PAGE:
British House of Commons Speaker John Bercow blocked Prime Minister Boris Johnson from holding a vote on Monday on his new Brexit deal, as Johnson says the European Union is mulling over his request for yet another delay to leave the EU.
"Nothing in what I have said in any way impinges upon the opportunity for the government to secure approval of its deal and the passage of the appropriate legislation by the end of the month. If the government has got the numbers, the government can have their way," Bercow told parliament.
"There is every opportunity for the government, with the support of the House, not only to have its say but to get its way by the end of October," he added, underlining the fact that this does not kill the Brexit deal.
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France's President Emmanuel Macron told Johnson over the phone last weekend that a delay is in no one's interest.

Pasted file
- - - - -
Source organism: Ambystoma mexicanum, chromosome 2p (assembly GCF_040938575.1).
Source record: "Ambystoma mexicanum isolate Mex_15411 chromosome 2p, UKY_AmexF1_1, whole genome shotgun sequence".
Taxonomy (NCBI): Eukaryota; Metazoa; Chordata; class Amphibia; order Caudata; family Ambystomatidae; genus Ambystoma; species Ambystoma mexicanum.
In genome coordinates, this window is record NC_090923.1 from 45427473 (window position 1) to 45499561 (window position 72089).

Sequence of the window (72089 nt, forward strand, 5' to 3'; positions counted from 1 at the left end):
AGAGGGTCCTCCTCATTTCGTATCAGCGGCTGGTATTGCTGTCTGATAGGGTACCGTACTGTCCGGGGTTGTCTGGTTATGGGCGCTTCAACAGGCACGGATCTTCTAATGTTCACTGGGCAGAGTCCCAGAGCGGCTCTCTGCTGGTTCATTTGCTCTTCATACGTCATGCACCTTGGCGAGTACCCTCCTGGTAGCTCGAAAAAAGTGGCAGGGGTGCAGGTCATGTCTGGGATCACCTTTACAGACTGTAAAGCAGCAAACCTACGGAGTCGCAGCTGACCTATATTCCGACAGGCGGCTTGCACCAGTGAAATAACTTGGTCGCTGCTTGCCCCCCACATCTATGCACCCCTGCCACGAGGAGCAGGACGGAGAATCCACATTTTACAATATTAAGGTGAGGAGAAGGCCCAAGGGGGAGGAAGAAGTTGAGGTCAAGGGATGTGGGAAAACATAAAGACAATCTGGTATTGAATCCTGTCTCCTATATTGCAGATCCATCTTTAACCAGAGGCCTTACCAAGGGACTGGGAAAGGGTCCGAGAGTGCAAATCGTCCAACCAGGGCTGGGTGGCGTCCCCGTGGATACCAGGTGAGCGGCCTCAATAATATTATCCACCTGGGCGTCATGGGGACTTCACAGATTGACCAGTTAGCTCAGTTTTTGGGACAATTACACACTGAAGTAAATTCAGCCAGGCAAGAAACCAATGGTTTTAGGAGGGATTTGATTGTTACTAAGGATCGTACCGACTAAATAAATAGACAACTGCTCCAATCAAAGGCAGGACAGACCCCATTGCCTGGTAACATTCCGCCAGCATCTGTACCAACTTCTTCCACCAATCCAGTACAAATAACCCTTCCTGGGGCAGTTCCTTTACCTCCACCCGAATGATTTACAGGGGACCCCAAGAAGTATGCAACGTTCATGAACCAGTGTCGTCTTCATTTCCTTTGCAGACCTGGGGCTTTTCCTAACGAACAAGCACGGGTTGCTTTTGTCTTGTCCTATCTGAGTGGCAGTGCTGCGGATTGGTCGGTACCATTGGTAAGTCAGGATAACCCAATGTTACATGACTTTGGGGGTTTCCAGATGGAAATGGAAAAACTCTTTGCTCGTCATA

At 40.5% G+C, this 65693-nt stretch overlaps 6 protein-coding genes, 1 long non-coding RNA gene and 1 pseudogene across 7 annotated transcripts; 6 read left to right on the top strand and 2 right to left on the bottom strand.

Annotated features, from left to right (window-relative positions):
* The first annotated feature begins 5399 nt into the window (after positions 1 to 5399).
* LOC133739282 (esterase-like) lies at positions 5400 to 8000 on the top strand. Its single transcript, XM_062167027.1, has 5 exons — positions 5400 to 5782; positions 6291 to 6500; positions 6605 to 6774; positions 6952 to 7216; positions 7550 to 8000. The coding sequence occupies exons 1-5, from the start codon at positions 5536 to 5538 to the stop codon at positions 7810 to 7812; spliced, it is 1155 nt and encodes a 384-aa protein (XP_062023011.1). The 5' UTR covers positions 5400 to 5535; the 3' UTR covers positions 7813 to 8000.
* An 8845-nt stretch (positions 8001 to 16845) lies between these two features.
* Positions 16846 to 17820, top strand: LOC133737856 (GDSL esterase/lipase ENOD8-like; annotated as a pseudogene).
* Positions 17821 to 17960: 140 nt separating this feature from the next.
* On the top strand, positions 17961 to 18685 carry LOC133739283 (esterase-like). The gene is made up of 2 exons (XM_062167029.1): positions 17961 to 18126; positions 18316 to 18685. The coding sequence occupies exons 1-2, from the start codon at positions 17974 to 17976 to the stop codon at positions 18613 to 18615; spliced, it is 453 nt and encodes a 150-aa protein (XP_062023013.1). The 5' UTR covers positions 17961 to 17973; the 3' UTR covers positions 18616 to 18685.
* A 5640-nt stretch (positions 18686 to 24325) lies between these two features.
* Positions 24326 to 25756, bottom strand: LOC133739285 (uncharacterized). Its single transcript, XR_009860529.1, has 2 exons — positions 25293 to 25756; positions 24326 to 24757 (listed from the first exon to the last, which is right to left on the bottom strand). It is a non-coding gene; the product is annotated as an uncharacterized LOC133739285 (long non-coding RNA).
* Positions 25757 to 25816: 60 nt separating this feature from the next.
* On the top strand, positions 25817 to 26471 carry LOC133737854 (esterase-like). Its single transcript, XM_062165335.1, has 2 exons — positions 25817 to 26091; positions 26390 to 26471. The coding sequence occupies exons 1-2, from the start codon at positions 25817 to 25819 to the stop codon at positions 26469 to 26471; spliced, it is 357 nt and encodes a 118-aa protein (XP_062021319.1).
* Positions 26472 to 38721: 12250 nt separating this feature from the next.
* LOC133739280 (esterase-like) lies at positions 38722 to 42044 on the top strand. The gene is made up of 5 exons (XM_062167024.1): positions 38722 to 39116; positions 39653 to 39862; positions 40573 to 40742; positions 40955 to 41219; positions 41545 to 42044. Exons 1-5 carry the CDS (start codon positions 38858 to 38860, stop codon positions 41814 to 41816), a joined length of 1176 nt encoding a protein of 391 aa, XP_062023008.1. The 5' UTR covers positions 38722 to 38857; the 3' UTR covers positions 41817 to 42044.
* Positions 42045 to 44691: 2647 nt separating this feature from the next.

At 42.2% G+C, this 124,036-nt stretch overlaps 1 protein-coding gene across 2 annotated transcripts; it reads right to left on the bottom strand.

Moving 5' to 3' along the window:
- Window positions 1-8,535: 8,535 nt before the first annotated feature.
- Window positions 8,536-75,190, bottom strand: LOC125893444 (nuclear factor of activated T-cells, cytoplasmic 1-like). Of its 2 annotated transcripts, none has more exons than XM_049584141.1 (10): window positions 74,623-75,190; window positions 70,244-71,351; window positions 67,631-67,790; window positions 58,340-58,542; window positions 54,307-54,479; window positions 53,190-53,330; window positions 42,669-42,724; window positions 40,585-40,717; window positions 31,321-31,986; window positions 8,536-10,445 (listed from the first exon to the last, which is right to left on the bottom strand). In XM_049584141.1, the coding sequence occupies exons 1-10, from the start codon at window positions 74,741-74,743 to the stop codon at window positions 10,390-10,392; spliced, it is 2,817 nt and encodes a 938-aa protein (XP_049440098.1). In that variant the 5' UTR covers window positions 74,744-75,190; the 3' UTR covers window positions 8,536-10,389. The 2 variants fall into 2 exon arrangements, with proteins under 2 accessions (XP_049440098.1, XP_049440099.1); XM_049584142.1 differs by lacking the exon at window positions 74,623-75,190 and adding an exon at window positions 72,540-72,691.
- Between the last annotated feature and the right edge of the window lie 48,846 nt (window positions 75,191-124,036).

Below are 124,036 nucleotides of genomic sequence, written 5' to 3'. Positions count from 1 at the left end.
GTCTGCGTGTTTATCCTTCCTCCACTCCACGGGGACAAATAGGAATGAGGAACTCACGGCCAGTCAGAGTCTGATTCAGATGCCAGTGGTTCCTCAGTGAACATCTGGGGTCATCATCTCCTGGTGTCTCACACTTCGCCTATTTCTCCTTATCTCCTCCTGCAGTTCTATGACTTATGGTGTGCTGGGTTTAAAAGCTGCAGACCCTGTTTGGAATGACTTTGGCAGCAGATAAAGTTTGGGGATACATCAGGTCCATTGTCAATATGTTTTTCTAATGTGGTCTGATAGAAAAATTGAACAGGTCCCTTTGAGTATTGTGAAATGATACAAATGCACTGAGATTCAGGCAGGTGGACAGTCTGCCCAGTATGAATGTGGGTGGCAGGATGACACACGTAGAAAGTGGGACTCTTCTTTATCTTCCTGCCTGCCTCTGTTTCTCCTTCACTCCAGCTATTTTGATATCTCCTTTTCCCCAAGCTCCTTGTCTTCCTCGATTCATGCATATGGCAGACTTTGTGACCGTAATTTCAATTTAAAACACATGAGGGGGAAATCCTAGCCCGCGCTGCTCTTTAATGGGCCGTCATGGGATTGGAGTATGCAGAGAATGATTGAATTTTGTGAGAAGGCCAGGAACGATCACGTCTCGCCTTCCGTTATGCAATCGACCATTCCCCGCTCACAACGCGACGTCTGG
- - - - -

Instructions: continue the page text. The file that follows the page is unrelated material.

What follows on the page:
Presidential spokesperson Sibeth Ndiaye reinforced Macron's words on Monday after a cabinet meeting, telling journalists, "it's now up to the British parliament to say what it thinks, it's no longer up to the European Union.”
"So a vote needs to be taken on the heart of the matter, not just stalling tactics to gain time," she added.
French junior minister for European Affairs, Amelie de Montchalin, told French broadcaster BFM TV that there would have to be some reason for a delay, like a parliamentary election, in order to allow further time.
But German Chancellor Angela Merkel is reportedly looking favorably at a possible delay until February.
The letter Johnson gave to the EU, which he previously said he'd “rather be dead in a ditch”, was part of new legislation that he would have to write to EU leaders to ask for an extension until January 2020.
If the EU gives a different date, the prime minister must accept it or persuade the House of Commons otherwise.
Johnson had previously said that he hoped the EU would only give a technical extension, which would give parliament the time to pass the deal if it is finally given the green light.